McCulloch, Heather L., The Nation
For six years, as population pressures fueled poverty and despair, millions of women in developing countries have been held hostage to U.S. abortion politics. Yet the international dimensions of U.S. policy
The first World Population Conference, held in 1974, led to an international consensus, strongly supported by the United States, on the link between poverty and overpopulation. In the ensuing decade, government and private family planning programs provided health care and contraceptive advice to millions of women around the world. However, at the second conference, held in Mexico City in 1984, the United States reversed its position, arguing that population growth was a "neutral phenomenon" and that a free-market economy was the solution. In an election-year concession to powerful U.S. antiabortion forces, the so-called Mexico City Policy blocked U.S. assistance to any private foreign clinic that provides abortion services - counseling, referral or education. Actually, no recipient country has ever used U.S. grants to fund abortions. But under the Mexico City Policy any private clinic that turns to alternative funding sources or directs its clients to a government agency faces a cutoff of U.S. aid.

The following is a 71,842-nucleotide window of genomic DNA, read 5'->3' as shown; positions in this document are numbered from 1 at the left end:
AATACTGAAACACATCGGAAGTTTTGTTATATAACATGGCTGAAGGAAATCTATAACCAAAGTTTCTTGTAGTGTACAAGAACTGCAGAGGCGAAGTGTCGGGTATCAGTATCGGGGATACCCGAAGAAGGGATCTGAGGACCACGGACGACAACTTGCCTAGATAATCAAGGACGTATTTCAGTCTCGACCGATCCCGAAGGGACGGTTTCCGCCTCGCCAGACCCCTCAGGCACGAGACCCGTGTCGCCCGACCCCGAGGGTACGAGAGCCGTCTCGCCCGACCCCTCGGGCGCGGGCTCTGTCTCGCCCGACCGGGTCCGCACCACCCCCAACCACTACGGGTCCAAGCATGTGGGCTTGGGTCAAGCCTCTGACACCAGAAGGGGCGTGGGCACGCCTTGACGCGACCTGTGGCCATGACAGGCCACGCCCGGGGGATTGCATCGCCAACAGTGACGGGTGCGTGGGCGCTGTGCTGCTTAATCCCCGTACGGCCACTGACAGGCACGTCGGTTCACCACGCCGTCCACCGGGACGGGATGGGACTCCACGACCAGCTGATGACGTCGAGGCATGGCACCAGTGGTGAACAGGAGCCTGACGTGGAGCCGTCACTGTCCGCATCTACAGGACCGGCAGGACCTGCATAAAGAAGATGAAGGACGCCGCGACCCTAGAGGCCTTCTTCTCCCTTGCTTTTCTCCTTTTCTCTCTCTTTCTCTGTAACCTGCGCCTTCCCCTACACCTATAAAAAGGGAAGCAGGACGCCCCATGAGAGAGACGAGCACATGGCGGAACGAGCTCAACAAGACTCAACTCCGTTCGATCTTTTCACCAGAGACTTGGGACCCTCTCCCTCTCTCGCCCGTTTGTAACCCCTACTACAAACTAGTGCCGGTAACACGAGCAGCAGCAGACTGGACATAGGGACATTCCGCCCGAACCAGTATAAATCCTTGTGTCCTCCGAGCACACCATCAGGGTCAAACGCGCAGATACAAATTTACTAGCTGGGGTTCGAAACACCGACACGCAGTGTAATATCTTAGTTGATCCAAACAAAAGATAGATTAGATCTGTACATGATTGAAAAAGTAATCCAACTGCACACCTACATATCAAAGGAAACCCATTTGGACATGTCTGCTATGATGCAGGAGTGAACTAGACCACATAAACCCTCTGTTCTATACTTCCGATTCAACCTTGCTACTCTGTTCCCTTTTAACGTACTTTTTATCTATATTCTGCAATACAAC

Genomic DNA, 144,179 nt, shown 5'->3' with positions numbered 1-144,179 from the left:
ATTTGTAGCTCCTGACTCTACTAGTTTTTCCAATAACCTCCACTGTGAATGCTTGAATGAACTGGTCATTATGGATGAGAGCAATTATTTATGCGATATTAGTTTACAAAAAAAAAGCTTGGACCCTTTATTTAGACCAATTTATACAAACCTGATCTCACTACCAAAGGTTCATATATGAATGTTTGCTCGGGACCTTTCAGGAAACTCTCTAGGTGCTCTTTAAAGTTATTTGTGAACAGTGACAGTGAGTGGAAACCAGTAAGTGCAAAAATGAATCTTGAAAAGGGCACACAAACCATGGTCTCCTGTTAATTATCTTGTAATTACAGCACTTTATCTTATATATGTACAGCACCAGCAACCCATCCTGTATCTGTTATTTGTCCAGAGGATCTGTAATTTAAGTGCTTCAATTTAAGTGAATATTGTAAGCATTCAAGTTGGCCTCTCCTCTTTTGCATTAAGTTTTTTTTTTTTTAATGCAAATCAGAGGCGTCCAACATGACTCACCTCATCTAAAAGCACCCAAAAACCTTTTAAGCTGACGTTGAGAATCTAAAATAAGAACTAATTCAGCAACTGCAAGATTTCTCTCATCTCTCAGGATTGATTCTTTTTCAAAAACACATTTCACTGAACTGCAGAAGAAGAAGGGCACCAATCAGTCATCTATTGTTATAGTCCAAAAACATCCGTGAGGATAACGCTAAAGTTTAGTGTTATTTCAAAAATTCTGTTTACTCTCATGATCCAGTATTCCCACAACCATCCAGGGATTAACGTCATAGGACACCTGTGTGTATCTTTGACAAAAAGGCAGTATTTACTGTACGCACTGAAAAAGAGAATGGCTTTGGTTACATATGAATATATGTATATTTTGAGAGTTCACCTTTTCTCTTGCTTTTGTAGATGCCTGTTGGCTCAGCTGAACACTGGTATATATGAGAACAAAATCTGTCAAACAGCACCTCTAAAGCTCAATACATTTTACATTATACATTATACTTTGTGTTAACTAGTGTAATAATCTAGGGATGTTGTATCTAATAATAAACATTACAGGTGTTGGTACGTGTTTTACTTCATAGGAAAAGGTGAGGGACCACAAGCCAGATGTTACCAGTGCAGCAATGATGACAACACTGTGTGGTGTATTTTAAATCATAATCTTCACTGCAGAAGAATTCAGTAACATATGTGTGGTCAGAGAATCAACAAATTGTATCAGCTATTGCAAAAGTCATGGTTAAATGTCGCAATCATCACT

In countries such as Turkey, Bangladesh and India, where overpopulation crises spurred the legalization of abortion, local organizations have been defunded for failure to comply with U.S. regulations. In recent testimony before the House subcommittee on International Operations, Turkiz Gokgol, country representative of The Pathfinder Fund, a U.S.-based family-planning group, described how U.S. policy prevents health care providers from answering a pregnant woman's questions about abortion. Since abortion is legal in Turkey, this puts the health care worker in a position that is unlawful and professionally unethical," he explained. Threats to withhold funds that would provide thousands of patients with preventive contraceptive care unless the provider surrendres his or her medical oath is not an imposition, it is blackmail."
In 1985 the London-based International Planned Parenthood Federation was forced to cut back projects in the Third World. …